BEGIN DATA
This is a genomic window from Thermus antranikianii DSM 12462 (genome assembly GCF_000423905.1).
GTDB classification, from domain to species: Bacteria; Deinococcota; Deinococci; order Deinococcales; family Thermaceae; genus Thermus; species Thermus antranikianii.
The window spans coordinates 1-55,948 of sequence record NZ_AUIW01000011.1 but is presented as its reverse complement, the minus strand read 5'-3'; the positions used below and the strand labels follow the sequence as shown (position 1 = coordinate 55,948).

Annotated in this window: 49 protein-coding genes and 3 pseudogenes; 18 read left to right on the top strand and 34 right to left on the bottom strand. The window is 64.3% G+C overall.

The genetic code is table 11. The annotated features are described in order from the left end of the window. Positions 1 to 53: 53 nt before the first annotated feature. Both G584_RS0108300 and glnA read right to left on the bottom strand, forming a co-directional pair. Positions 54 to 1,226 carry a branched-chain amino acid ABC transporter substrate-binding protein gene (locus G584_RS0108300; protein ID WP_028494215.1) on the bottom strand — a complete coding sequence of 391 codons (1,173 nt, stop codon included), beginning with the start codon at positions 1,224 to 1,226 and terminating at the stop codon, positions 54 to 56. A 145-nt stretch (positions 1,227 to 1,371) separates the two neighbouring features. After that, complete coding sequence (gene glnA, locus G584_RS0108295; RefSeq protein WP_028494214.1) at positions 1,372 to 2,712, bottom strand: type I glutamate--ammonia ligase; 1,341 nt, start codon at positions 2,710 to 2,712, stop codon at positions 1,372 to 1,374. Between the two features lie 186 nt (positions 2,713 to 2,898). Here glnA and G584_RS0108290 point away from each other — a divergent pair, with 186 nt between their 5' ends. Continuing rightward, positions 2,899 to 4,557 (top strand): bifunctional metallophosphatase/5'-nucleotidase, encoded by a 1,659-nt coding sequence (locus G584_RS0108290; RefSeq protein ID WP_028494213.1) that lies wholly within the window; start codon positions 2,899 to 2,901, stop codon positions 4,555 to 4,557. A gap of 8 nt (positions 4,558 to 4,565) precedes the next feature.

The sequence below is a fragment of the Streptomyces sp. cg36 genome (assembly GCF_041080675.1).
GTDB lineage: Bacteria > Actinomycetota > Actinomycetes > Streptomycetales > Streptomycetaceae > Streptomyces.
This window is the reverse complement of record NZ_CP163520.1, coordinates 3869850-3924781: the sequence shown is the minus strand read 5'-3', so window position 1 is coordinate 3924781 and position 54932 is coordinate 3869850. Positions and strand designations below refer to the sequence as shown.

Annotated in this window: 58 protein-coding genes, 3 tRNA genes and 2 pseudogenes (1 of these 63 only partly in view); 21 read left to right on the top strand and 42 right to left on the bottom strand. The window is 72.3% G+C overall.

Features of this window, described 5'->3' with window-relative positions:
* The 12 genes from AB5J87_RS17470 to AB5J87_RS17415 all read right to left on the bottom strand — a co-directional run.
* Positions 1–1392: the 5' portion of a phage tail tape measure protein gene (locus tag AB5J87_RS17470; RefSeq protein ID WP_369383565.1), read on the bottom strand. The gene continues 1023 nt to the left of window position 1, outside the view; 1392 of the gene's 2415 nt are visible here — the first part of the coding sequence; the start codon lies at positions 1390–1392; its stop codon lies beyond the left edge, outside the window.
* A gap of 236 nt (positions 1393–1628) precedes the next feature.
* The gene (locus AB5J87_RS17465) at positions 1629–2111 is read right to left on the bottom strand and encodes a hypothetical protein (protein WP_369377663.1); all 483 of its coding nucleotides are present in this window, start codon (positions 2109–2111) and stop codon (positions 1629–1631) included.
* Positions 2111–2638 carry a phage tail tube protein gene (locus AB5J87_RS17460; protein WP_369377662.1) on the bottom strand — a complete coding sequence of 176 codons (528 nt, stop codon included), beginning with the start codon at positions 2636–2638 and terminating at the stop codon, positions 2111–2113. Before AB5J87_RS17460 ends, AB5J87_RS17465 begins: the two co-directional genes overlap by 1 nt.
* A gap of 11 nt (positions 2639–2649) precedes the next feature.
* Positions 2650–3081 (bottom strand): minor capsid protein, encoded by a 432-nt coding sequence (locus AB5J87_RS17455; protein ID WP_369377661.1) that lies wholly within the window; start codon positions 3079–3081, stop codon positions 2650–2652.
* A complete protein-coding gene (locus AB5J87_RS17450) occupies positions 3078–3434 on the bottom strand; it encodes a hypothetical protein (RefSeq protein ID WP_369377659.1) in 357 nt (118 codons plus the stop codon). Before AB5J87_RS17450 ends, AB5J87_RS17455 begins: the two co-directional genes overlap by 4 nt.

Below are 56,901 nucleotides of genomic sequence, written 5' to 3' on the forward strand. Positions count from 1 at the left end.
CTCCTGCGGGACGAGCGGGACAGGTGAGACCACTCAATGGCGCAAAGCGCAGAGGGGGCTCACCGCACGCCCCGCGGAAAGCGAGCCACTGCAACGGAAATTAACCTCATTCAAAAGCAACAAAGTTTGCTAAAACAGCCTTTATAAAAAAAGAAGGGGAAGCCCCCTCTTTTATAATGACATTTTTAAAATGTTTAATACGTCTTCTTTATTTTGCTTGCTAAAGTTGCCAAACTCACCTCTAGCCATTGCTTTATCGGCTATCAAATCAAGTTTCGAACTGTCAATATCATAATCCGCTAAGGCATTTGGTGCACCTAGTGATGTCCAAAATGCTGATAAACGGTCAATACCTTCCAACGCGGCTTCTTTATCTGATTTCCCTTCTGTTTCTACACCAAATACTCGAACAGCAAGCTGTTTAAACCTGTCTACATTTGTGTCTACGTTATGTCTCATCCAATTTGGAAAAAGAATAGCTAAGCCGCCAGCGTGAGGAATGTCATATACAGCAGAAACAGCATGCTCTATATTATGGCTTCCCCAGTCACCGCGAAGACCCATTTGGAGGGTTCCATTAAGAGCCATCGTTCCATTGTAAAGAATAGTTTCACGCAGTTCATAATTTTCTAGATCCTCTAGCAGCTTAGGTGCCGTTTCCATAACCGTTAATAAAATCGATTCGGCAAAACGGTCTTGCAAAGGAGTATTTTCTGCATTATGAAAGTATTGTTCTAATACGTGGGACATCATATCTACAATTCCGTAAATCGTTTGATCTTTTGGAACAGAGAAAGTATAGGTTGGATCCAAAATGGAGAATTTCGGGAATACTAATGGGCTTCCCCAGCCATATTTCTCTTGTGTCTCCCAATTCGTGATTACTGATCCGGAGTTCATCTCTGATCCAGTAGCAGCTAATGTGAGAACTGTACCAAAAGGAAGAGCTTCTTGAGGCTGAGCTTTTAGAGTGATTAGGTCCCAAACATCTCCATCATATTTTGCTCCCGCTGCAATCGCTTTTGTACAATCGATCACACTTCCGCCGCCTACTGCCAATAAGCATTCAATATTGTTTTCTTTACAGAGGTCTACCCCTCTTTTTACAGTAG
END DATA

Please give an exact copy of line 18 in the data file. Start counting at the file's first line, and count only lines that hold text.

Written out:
* A complete protein-coding gene (locus AB5J87_RS17450) occupies positions 3078–3434 on the bottom strand; it encodes a hypothetical protein (RefSeq protein ID WP_369377659.1) in 357 nt (118 codons plus the stop codon). Before AB5J87_RS17450 ends, AB5J87_RS17455 begins: the two co-directional genes overlap by 4 nt.